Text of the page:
Little blade, big role

Photo via Thinkstock.

Photo via Thinkstock.

When­ever I fly, I almost always get seated near the engine. In the past this has made me  grumpy. Not only are those big cylin­ders ridicu­lously loud, they also obstruct my view of the beau­tiful clouds and the earth below. But after meeting with mechan­ical and indus­trial engi­neering pro­fessor Mo Taslim last week I think I’ll be taking a new tack from now on.

He named the beastly gas tur­bine engine among “the major engi­neering won­ders of the 20th-​​century.” While GTs were orig­i­nally devel­oped 80 years ago, they’ve come into their own of late, reaching “near per­fec­tion” according to Taslim.

First, a quick primer for those of you who know as much about gas tur­bine engines as I did a week ago (which is to say, absolutely nothing). The front of the engine con­sists of a ginor­mous fan, whose swirling motion sucks air into the vessel and through a com­pressor before it gets mixed with fuel and then set aflame to reach tem­per­a­tures of a few thou­sand degrees Fahren­heit! The air is then shot out the back end of the com­bus­tion chamber and through a tur­bine (hence the name), which is cov­ered in hun­dreds of little blades, called air­foils, col­lec­tively spin­ning at rates between about 30 thou­sand and 50 thou­sand rota­tions per minute, depending on the appli­ca­tion (aka supremely fast).

While Taslim studies the whole “hot sec­tion” of the gas tur­bine engine, he’s par­tic­u­larly enam­ored of the air­foils. Here’s why: if just one of these little blades fails, it takes the whole entire engine down with it. The whole entire $12 mil­lion engine in the $200 mil­lion plane, that is.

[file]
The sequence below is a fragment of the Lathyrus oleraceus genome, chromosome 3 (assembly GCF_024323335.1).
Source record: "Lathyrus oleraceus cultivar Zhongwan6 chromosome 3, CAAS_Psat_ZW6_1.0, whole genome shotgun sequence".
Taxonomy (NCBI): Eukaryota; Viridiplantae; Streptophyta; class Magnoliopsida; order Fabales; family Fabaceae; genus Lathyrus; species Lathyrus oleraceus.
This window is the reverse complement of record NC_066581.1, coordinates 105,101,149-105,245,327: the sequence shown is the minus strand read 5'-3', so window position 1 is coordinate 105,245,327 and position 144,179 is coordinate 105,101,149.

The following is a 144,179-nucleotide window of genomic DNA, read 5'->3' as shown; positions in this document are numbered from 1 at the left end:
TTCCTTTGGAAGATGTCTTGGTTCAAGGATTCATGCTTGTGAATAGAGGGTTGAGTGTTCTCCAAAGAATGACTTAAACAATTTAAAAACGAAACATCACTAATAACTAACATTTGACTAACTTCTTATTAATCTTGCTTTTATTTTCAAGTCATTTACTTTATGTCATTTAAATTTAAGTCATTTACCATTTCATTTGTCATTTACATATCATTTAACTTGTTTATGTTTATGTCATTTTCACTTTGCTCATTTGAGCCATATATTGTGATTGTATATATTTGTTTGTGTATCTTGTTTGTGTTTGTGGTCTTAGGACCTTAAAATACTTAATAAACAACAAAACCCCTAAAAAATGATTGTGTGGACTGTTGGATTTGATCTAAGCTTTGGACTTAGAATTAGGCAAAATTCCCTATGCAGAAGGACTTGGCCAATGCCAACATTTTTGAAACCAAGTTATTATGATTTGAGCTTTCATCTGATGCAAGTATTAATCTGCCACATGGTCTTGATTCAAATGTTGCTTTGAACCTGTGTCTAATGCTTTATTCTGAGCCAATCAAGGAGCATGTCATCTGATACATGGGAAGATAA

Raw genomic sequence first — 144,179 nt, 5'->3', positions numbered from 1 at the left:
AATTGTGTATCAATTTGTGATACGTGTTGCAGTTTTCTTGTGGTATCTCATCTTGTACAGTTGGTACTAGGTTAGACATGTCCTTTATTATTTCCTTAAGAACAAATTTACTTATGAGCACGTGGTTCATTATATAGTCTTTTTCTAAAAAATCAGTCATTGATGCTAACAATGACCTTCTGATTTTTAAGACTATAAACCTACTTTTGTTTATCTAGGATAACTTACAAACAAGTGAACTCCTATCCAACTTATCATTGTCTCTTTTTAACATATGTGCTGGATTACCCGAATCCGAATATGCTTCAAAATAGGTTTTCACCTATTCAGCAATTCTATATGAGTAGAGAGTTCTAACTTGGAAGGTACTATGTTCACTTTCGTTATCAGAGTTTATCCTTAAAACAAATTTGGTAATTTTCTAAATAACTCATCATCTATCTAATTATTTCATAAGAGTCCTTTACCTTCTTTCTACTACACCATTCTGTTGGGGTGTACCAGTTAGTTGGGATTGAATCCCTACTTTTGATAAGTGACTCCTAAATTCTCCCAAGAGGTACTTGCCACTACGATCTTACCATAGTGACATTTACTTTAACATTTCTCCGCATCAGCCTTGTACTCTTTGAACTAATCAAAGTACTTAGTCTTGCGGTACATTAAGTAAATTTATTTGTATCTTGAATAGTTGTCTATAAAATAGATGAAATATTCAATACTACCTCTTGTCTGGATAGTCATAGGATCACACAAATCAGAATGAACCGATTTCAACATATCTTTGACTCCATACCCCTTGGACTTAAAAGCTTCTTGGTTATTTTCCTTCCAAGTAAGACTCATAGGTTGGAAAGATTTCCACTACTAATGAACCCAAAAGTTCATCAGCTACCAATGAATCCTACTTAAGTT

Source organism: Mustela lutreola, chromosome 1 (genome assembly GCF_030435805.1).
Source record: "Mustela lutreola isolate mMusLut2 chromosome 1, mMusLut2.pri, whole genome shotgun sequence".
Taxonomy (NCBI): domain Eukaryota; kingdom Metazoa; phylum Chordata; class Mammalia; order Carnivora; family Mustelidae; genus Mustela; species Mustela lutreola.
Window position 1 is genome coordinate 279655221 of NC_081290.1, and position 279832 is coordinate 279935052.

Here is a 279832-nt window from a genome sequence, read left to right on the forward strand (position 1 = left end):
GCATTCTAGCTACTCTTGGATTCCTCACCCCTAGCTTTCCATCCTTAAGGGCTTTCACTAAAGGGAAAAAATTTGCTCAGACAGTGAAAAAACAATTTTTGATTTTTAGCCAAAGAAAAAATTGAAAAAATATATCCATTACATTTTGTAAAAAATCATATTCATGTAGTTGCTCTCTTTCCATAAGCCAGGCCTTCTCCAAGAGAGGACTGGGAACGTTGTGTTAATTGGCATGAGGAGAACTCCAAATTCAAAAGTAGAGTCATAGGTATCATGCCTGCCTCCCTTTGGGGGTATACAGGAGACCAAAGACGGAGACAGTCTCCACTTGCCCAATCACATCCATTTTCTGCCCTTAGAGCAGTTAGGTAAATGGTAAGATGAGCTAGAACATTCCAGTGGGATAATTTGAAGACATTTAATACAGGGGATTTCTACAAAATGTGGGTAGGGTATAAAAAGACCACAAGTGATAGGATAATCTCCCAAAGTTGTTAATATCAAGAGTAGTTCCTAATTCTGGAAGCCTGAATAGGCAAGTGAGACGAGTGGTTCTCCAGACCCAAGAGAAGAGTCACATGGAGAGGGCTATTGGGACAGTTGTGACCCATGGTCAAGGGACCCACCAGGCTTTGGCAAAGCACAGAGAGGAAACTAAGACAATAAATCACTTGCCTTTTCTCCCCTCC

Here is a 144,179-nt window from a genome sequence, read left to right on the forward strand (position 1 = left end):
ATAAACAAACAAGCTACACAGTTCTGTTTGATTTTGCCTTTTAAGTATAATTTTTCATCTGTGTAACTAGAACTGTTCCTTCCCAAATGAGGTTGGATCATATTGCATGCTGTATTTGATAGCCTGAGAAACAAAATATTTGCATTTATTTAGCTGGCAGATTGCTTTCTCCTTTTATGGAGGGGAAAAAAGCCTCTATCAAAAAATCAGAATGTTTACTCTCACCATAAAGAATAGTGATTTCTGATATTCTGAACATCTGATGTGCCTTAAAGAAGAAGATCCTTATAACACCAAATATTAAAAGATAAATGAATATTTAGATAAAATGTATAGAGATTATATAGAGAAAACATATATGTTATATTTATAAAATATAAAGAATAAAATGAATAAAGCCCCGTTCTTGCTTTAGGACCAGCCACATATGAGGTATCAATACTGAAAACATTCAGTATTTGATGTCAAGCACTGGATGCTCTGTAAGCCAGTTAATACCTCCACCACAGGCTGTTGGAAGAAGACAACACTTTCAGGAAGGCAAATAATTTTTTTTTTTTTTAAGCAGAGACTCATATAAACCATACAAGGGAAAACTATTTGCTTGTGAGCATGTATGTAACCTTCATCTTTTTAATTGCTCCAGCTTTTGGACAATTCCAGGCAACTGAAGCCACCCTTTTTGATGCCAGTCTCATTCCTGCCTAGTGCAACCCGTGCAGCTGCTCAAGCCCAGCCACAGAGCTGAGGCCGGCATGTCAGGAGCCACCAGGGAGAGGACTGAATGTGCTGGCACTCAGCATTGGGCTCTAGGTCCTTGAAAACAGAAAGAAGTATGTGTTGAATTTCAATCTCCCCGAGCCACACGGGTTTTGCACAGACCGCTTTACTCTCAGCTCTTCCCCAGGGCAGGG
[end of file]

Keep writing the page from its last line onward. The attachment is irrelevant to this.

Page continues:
Each blade costs on the order of sev­eral thou­sand dol­lars, Taslim told me, so clearly you’d want to be as effi­cient as pos­sible in making air­foils, not to men­tion keeping them in ship shape.

Both of these are chal­lenges that Taslim and his lab have been working on for a few decades. With funding from a recently awarded grant from GE Avi­a­tion, they’re working on yet another design for the air­foils that will hope­fully make them last longer as well as make them cheaper to manufacture.

For air­foils, there’s one major thing standing in the way of  a long life­time: high tem­per­a­tures and par­tic­u­late debris. To deal with that stag­ger­ingly high tem­per­a­ture, some research team are devel­oping new mate­rials that can with­stand the heat. But Taslim’s approach is dif­ferent. Instead of new mate­rials, he’s been exploring new designs–designs that redi­rect a little bit of the cool air bled from the com­pressor through the blade body. His team develops intri­cate pat­terns that increase sur­face area while dimin­ishing both the com­plexity of the design and also the amount of cool air able to do the job.

You want to design the best cooling pas­sage inside the air­foil in order to use the least amount of air for the same amount of cooling,” he explained. That’s because any air directed away from the com­bus­tion chamber equals a reduc­tion in the engine’s overall efficiency.

Of all the flights I’ve been on in my life, I never once con­sid­ered the air­foil. Research like this always gets my engines going (sorry, I couldn’t help myself), because it points out just how much world there is hidden under­neath the world we know and are familiar with. We like to think that it’s the big prob­lems, the over­ar­ching chal­lenges, that need our undi­vided atten­tion. But if we’re going to talk about sus­tain­ability, we need to talk about air travel (in terms of fuel, money, mate­rials, etc). And if we want to talk about air travel, it turns out we’ve got to talk about air­foils, along with all the other bits and pieces that go into making a whole.